Mozart-Kugeln by Reber (Bavaria, Germany): Peter Reber (1865) originally established his firm as a confectionery and patisserie café in Munich; it is now run by the fifth generation of the family following their ancestor-founder. In addition to the café in Munich (in Bad Reichenhall since 1938), Reber keeps two stores in Salzburg. The ‘Mozart-Kugeln’ (registered name specifically written this way), developed and made by Reber, are its flagship product line. One would note on the website that Reber makes no mention of Fürst; instead, it promotes the admiration of Reber to Mozart and his music (Munich was one of the centres where Mozart visited, lived and performed, next to Salzburg and Vienna), and hence Reber sees a privilege in honouring him. By using the title in full ‘Genuine Reber Mozart-Kugeln’ the firm seems to suggest the connotation that it is an originator of the product concept and recipe of Mozart Kugel, begun at the Reber café. The Reber Mozart-Kugel is bell-shaped with a flat base. Inside the core is marzipan with pistachio and hazelnut nougat. It is covered with two layers of milk and fine dark chocolate. Notice the additional versions, such as Constanze Mozart-Kugel with milk chocolate only, or the heart-shaped Herz’l with milk-only or dark-only chocolate coating, and some other Mozart praline forms. The Mozart confectionery are available in Reber’s own stores and website, and through other distributors.
A variety of versions of Mozart kugeln are available from more or less known makers or brands, like in this photo example of Maȋtre Truffout (a brand of Gunz, Austria), and others such as Manner (Austria — similar composition but in a cube), or Halloren (Germany — Halloren Kugeln).
(Note: The two red round stickers on the box warn, under food health regulations, that the praline contains high levels of sugar and saturated fat, posing another challenge for marketers — the kugel can be quite sweet, but it is for every consumer to make his or her decision.)
The Mozart Balls by Haufbauer (Vienna, Austria), chocolate specialists (founded in 1882), are made with marzipan (30%) and pistachio marzipan (29%), hazelnut nougat (11%), and covered in tender milk chocolate and dark chocolate. There are variates with either milk chocolate only or dark chocolate only. Hofbauer was acquired by Lindt & Sprüngli from Switzerland in 1994, but the Austrian chocolatier continues to operate autonomously in Vienna, including its café in the city.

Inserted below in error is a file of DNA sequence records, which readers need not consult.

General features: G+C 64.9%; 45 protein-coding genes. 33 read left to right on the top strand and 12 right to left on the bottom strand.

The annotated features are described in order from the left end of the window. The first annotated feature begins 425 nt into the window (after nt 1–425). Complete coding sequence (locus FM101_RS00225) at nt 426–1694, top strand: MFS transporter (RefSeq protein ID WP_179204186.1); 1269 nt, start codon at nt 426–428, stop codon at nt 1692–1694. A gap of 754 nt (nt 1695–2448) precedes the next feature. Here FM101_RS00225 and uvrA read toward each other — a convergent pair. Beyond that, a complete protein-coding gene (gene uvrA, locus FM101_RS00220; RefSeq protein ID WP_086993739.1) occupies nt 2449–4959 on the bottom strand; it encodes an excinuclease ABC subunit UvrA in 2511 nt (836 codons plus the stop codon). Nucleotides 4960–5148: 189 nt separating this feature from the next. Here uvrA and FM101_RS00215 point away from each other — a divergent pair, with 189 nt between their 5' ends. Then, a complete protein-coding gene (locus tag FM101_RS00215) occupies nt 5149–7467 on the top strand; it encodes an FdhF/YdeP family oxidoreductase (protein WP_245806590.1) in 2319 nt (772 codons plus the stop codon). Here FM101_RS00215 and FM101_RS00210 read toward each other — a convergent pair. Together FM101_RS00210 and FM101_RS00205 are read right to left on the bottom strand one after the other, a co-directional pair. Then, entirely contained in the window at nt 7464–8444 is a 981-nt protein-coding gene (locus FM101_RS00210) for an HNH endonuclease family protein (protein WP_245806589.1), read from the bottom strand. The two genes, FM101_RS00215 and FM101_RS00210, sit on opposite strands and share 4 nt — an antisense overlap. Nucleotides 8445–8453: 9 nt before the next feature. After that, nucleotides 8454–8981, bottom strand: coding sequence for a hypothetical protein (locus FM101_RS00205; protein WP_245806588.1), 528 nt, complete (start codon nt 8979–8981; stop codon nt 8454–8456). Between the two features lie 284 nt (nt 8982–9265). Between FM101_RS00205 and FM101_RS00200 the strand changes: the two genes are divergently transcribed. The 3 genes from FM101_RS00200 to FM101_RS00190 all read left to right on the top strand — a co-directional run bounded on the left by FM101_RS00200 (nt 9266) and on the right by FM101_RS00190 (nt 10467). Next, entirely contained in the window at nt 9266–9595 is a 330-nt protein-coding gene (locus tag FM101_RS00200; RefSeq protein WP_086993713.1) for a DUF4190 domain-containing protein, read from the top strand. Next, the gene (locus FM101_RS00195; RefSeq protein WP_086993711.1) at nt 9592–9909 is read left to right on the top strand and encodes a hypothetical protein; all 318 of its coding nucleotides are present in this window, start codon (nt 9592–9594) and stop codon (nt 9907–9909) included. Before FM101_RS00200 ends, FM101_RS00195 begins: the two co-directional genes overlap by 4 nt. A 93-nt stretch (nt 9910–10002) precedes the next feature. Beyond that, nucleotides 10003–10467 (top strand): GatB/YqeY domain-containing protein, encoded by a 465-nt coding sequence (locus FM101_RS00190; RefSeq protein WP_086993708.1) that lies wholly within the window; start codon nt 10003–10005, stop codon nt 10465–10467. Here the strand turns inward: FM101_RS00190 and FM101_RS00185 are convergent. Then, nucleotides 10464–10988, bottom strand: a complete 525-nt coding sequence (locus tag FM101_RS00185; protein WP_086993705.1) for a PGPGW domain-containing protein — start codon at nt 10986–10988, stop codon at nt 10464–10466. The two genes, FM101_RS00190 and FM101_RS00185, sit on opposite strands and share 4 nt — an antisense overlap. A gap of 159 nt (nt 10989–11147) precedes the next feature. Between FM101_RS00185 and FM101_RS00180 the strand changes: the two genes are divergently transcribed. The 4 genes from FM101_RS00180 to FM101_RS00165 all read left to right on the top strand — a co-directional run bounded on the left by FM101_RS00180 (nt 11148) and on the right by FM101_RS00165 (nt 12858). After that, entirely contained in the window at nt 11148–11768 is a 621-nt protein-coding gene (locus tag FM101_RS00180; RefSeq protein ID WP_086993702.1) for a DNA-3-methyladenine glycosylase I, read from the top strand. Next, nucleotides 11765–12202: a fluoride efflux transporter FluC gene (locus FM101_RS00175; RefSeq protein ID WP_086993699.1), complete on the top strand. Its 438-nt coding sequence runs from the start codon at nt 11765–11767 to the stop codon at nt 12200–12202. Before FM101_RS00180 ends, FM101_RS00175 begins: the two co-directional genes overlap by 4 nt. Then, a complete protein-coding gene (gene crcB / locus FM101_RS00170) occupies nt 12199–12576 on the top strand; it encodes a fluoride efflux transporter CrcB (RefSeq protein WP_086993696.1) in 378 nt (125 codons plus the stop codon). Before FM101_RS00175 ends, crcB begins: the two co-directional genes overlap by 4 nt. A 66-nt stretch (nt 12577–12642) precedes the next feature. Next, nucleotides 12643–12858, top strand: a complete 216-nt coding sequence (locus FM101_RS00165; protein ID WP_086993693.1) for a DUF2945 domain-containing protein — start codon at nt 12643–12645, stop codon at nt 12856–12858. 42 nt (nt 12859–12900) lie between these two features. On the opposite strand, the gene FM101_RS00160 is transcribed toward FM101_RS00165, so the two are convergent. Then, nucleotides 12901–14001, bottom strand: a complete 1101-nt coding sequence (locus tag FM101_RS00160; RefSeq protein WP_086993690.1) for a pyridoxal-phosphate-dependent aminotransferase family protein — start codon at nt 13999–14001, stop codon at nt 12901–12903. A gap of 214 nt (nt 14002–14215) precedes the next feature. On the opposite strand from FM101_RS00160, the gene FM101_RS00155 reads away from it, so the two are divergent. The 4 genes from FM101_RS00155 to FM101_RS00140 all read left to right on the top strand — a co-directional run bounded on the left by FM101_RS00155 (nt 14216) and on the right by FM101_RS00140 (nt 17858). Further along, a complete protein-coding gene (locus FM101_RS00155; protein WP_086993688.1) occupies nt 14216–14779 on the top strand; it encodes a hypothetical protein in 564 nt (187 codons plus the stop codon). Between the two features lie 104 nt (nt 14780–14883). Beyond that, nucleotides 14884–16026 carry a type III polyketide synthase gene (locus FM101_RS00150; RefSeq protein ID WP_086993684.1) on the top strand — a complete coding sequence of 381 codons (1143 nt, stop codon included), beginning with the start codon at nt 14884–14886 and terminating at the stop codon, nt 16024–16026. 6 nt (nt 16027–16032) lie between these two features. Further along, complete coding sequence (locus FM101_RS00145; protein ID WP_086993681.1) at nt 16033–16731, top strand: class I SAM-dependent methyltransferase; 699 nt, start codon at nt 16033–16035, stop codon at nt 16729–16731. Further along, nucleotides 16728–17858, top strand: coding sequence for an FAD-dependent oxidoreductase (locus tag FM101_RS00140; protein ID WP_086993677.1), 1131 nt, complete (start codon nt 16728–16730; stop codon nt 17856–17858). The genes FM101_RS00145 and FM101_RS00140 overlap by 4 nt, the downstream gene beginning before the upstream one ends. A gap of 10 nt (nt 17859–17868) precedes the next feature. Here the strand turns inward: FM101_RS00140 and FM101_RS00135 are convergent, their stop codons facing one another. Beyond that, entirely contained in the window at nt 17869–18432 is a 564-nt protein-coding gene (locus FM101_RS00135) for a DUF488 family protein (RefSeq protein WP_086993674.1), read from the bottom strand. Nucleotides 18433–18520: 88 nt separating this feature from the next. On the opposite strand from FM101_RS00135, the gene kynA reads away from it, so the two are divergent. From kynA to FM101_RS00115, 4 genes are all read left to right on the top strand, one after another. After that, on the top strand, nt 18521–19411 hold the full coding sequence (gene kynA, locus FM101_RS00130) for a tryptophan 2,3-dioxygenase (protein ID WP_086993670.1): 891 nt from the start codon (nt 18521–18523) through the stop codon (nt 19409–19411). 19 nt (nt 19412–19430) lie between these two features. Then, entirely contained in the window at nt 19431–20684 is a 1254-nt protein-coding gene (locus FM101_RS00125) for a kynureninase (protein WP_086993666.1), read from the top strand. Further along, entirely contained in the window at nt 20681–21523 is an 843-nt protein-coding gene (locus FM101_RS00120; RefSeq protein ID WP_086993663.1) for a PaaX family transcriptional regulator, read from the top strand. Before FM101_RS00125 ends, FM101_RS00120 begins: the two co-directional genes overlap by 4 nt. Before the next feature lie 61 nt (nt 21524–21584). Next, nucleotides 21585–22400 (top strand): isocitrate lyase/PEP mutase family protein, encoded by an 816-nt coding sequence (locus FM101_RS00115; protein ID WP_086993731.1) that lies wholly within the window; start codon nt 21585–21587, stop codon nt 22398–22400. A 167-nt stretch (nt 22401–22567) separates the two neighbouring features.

Last but not least, Konditorei Fürst in Salzburg introduces itself as the real follower of the original recipe of Mozartkugel of Paul Fürst — the café-konditorei carries his name by virtue or entitlement of being led by Martin Fürst, his great-great grandson (fifth generation in succession). The recipe includes marzipan with pistachio, nougat cream and dark chocolate. Distinctively, unlike other versions of Mozart-kugeln, the Mozartkugel of Konditorei Fürst is wrapped in blue and silver paper.
Is there a Real Mozart-kugel? It is rather hard to make a definite call to-date, but there are clearly some serious contenders. While the Mozartkugel of Konditorei Fürst looks closest to being both original and real, other offerings of Mozart-kugeln (e.g., by Reber, Hofbauer, and maybe Mirabell, though its whereabouts are vague) seem very real and authentic. Perhaps, this question is less relevant in our days, and we need to concentrate more on recognising the main properties of the praline concept of Mozart-kugeln, and accept the variations to be judged by their quality and the pleasure the praline gives the consumer. Furthermore, perhaps we should just leave the history aside: Let each consumer fond of Mozart-kugeln find the version that pleases him or her, and indulge on this specialty of chocolate.
Ron Ventura, Ph.D. (Marketing)